. Duke University Press.
Thompson, R. (2018).
No Word for Wilderness: Italy's Grizzlies and the Race to Save the Rarest Bears on Earth.
Ashland Creek Press.
Our proposal for a special issue of
Society & Animals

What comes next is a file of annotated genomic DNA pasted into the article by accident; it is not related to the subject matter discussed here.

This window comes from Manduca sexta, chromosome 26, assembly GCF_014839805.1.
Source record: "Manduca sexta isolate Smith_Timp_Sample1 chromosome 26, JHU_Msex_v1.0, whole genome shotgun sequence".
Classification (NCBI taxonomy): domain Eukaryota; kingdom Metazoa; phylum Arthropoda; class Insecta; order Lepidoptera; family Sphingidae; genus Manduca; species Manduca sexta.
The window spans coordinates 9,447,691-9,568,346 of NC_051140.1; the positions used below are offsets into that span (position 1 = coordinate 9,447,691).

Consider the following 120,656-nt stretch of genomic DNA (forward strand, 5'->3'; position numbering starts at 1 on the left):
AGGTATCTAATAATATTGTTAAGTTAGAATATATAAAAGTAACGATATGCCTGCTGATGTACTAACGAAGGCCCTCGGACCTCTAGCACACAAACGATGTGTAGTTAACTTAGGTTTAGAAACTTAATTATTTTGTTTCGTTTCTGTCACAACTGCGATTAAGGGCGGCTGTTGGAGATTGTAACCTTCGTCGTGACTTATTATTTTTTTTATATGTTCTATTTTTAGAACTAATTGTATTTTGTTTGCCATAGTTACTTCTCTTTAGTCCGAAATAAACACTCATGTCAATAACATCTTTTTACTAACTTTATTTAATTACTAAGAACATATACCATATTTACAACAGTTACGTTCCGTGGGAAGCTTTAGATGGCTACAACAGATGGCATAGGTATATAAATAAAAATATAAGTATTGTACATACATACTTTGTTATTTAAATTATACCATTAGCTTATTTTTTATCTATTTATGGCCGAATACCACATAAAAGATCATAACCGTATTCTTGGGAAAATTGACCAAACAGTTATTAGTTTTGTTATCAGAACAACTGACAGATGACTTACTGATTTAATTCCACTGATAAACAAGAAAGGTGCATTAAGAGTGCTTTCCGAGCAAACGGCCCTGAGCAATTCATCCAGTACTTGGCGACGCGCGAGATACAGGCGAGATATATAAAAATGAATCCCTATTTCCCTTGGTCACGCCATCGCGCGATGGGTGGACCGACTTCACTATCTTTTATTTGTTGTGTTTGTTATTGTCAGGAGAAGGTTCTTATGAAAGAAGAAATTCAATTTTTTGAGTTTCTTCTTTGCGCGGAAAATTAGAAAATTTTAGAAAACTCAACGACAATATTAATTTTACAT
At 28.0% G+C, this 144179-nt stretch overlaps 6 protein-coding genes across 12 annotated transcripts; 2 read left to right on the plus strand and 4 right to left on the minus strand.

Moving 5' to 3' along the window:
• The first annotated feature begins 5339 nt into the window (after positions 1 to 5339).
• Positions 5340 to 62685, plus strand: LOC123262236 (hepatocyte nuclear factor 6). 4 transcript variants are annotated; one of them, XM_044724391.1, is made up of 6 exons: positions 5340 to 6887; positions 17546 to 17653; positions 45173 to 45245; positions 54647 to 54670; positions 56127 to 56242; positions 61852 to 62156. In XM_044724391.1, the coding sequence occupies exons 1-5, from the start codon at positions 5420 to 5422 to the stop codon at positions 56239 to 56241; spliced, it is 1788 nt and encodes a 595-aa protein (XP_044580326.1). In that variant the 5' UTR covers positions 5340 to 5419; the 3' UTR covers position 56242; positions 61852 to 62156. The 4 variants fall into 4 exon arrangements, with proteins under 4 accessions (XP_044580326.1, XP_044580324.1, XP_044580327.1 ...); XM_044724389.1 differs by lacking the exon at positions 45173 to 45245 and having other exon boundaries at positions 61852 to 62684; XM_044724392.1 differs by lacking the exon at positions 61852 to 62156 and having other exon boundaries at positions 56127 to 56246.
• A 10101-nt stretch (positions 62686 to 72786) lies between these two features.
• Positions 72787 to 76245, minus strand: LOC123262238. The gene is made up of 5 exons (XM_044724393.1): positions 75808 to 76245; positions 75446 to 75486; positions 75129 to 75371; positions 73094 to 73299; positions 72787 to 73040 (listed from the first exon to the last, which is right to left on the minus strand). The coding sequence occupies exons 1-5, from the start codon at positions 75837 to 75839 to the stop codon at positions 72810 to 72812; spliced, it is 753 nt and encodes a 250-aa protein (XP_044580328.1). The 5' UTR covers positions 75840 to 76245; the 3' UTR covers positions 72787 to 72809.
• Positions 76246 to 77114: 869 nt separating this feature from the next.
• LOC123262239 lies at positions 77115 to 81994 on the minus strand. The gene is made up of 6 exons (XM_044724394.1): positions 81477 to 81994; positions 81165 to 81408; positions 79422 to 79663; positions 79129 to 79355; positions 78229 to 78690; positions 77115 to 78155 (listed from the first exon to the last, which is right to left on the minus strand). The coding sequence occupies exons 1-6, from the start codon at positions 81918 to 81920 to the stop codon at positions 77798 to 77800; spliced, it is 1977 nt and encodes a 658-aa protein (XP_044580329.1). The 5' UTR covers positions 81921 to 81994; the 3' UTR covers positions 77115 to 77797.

on the theme The Silent Majority – Invertebrates in Animal Studies has been accepted with a projected publication date of the end of 2019 or beginning of 2020. Through our own scholarship and teaching in the field of animal studies, we have been struck by the deeply humanist bias toward vertebrates, in particular mammals, and especially social or domesticated mammals, prevalent in our interdisciplinary field. We would like to push animal studies deliberately and intentionally toward invertebrate species. In so doing we would frame the issue as an intellectual and methodological reckoning that explores what is missing from the field, reasons why this might be so, possible methodological difficulties for scholars in the field of invertebrate animal studies. We would also like to suggest what is reproduced when we replicate a bias toward vertebrate studies – researchers just fall into the "whole vertebrate-invertebrate divide," as stated by a well-known horseshoe crab conservationist. According to the Center for Biological Diversity, invertebrates make up at least 97% of all animal species on earth. Yet most of the scholarship in animal studies have been investigations of vertebrates. This apparent 'bias against animals without backbones' might indicate what one entomologist has called 'institutional vertebratism' (Leather 2009: 413-14). When this bias is combined with the 'doubly other' status of insects this highlights their otherly status to humans andother animals (Loo and Sellbach 2013:13). In a recent study, a respondent who eats insects captured the nebulous/ambiguous status of invertebrate animals when they suggested insects 'are animals, but not animals like the real animals' (House 2016: 55). A special issue that attends to the 'silent majority' of invertebrate animals (cited in Moore 2017: 166) not only affords colleagues a timely opportunity to critically reflect on what is meant by 'animal' in human-animal studies/scholarship, it also provides a counterbalance to the vertebrate/mammalian focus of animal studies to date. We are proposing an issue that foregrounds invertebrate studies and we would attempt to get representation from as many of the six groups of invertebrates as possible— poriferans (sponges), cnidarians (such as sea jellies and corals), echinoderms (such as sea urchins and sea stars), mollusks (such as octopuses, snails, and clams), annelids (worms), and arthropods (such as insects, spiders, and lobsters). Papers are welcomed from across animal studies, including disciplines such as (but not limited to) geography, entomology, anthropology, sociology, literary studies, religious studies, art history, history, science and technology studies, ethology, psychology, behavioral sciences and ecology, bioscience/biomedical research. Indicative areas include (but are not limited to):